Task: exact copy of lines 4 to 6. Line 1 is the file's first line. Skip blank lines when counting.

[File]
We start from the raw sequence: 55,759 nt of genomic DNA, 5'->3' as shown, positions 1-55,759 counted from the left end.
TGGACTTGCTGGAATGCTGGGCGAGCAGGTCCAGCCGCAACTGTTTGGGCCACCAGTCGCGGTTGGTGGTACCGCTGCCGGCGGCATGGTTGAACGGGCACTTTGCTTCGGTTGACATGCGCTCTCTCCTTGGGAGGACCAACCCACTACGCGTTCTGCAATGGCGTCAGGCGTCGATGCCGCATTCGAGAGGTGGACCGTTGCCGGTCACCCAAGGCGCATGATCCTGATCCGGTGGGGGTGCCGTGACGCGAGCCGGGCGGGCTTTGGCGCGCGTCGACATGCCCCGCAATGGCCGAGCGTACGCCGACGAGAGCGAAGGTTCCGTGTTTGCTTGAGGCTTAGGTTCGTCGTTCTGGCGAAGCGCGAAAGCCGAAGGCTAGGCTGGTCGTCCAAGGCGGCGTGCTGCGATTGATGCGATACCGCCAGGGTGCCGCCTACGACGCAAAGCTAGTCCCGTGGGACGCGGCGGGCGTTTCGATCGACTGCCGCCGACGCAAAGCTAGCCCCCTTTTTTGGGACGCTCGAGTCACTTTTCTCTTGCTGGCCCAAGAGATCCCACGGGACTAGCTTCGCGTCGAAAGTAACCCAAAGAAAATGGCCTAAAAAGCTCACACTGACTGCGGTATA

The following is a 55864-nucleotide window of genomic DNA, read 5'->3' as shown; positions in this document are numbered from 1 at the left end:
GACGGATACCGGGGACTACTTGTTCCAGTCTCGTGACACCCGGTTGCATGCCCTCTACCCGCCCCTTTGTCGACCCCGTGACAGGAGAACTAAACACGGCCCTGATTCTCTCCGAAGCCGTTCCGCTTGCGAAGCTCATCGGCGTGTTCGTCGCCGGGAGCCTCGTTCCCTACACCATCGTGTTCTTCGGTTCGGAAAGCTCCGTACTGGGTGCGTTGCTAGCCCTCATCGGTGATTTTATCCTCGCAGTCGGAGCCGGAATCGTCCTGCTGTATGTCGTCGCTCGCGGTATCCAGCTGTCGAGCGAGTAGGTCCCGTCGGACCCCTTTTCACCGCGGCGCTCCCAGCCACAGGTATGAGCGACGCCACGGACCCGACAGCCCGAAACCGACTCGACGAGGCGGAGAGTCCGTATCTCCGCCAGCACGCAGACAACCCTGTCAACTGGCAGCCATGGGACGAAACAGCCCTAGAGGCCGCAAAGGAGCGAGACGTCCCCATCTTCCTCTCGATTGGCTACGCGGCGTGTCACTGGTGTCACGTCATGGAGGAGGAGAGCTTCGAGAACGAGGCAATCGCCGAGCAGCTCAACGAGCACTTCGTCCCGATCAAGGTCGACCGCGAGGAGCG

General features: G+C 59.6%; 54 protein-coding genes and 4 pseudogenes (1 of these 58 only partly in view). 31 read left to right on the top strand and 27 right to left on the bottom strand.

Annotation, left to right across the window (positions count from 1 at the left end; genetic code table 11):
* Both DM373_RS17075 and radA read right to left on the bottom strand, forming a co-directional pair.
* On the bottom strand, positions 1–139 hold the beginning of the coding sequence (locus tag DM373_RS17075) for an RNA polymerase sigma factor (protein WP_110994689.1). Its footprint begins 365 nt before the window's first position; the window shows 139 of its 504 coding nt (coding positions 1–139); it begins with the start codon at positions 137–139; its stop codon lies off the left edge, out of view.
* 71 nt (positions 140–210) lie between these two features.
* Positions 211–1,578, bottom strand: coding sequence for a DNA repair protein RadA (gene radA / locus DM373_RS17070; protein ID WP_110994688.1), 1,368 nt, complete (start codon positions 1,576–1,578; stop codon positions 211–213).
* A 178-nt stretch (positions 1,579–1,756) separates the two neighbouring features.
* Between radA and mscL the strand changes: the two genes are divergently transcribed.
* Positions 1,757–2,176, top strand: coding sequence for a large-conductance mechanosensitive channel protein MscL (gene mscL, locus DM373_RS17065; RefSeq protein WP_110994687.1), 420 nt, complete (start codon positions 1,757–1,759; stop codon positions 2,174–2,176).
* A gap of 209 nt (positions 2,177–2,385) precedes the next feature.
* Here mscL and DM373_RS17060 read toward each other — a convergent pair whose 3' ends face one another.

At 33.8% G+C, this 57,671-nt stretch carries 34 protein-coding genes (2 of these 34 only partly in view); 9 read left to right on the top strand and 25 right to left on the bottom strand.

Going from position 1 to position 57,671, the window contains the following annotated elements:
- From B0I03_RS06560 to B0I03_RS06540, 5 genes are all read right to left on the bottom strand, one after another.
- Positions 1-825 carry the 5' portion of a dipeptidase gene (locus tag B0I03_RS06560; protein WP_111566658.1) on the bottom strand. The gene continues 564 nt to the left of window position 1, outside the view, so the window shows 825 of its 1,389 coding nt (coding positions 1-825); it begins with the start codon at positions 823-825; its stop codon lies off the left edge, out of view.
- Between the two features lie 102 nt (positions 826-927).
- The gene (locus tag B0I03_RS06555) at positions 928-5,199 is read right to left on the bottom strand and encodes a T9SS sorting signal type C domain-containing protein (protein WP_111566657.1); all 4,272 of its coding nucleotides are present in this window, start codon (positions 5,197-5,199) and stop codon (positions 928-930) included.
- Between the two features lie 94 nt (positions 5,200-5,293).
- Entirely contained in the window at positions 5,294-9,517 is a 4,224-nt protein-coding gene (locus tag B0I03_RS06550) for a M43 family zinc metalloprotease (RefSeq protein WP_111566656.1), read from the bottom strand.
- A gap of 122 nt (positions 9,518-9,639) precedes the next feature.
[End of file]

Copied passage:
GACGGATACCGGGGACTACTTGTTCCAGTCTCGTGACACCCGGTTGCATGCCCTCTACCCGCCCCTTTGTCGACCCCGTGACAGGAGAACTAAACACGGCCCTGATTCTCTCCGAAGCCGTTCCGCTTGCGAAGCTCATCGGCGTGTTCGTCGCCGGGAGCCTCGTTCCCTACACCATCGTGTTCTTCGGTTCGGAAAGCTCCGTACTGGGTGCGTTGCTAGCCCTCATCGGTGATTTTATCCTCGCAGTCGGAGCCGGAATCGTCCTGCTGTATGTCGTCGCTCGCGGTATCCAGCTGTCGAGCGAGTAGGTCCCGTCGGACCCCTTTTCACCGCGGCGCTCCCAGCCACAGGTATGAGCGACGCCACGGACCCGACAGCCCGAAACCGACTCGACGAGGCGGAGAGTCCGTATCTCCGCCAGCACGCAGACAACCCTGTCAACTGGCAGCCATGGGACGAAACAGCCCTAGAGGCCGCAAAGGAGCGAGACGTCCCCATCTTCCTCTCGATTGGCTACGCGGCGTGTCACTGGTGTCACGTCATGGAGGAGGAGAGCTTCGAGAACGAGGCAATCGCCGAGCAGCTCAACGAGCACTTCGTCCCGATCAAGGTCGACCGCGAGGAGCG

General features: G+C 59.6%; 54 protein-coding genes and 4 pseudogenes (1 of these 58 only partly in view). 31 read left to right on the top strand and 27 right to left on the bottom strand.

Annotation, left to right across the window (positions count from 1 at the left end; genetic code table 11):